There are scary video games, and then there are scary video games. We’ve all gotten a little freaked out playing “Dead Space” in the dark, but “Nevermind,” a biofeedback-enhanced adventure horror that is currently being funded on Kickstarter, takes fear to a new level. The title uses a biofeedback sensor to monitor your stress levels – and increases the game’s difficulty accordingly.

“'Nevermind’ differs from many other horror games in a few key ways,” the game’s creative director, Erin Reynolds, told IBTimes. “'Nevermind’ was not only designed to entertain and scare players but also created with the intention of giving back to them as well. Every time you get scared or anxious while playing ‘Nevermind,’ it is an opportunity to practice recognizing that fearful or stressful reaction and using stress-management techniques to counter those feelings.”

How does the game achieve this? “'Nevermind’ uniquely uses biofeedback technology to isolate that fear and stress and respond to it in a dynamic and effective way,” Reynolds continued. “The more scared you get playing, the harder it will become. As such, to be successful, you must also be successful at quickly calming yourself in high-anxiety scenarios. The big-picture idea is that these are skills that will prove powerful and beneficial within the game and, most importantly, outside of the game in everyday life.”

In the title, you take on the role of a Neuroprober, a type of physician who uses advanced technology to travel into the minds of psychologically-traumatized victims who haven't been effectively helped by previous, traditional methods of treatment. Your task is to delve into the thought processes of mentally unstable patients - a job that can become disturbing and terrifying.

To track a user’s fear level, the “Nevermind” developers are currently using “off-the-shelf sensor technology (a Garmin Heart Rate strap and an ANT+ USB stick) to gather data about a player’s heart rate.”

NM_wide_ScreenShot_7 Screen shot of "Nevermind." Photo: Courtesy/Nevermind

“From there, the game is able to calculate Heart Rate Variability (or HRV). HRV is a good indicator of when someone is stressed or scared. Counterintuitively enough, you generally want the distance in-between heart beats to be inconsistent – something like fast, fast, fast, slow, slow, slow. It means that you feel calm but alert. However, when you get scared or stressed, your ‘fight or flight’ system essentially kicks in and your heart beat cadence becomes consistent. This change in heart rate consistency occurs quite quickly and when the game detects that your heart rate cadence has become more consistent, it knows that you’ve started to become stressed out and will respond,” explains Reynolds.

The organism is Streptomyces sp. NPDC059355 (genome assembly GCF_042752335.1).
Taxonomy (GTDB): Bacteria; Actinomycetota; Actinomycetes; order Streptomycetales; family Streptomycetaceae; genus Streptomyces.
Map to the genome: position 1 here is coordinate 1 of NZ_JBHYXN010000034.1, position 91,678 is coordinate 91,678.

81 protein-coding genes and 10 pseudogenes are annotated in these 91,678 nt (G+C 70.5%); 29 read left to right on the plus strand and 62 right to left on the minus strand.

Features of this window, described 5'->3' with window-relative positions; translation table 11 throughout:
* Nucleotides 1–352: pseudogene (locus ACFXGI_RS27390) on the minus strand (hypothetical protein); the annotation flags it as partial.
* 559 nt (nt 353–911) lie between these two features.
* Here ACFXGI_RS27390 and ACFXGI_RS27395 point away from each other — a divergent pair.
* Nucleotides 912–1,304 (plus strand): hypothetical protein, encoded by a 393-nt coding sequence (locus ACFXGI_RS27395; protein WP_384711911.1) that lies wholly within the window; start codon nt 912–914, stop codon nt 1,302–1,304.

The title currently has two weeks left to go on crowd-funding site Kickstarter. “We needed a much larger campaign to take ‘Nevermind’ to the next level and fully realize our vision for it. Kickstarter is a great platform for these ambitious, larger-scale efforts,” said Reynolds. “It allows us to invite fans and community to become directly involved with the game's development process.”

The developers hope to raise $250,000 in funding. The campaign is currently at $55,400.

“We are completely focused on reaching the goal at this time and with so much excitement around our Kickstarter campaign, we’re confident in our ability to reach our goal,” said Reynolds.

Reynolds and the “Nevermind” team feel that users can take away a lot from the game. “’Nevermind is built to be a fantastic game in and of itself – so I want players to leave having had a wonderful time,” she said, adding, “'Nevermind' at its core was developed with the intent of helping people. By playing Nevermind and practicing stress and fear management skills on the fly, you start to habituate using the relaxation techniques that work the best for you. Not only will they lead to success within the game – they will also serve you very well in real life as well.” She also hopes players will leave the game knowing more about personal psychological trauma and post-traumatic stress disorder. “We hope to be able to humanize it a bit more and build empathy and understanding around these issues.”

The title currently has more than 1,200 backers on Kickstarter. It has also been pre-approved by Valve for an upcoming Steam release.

You can support the game here.

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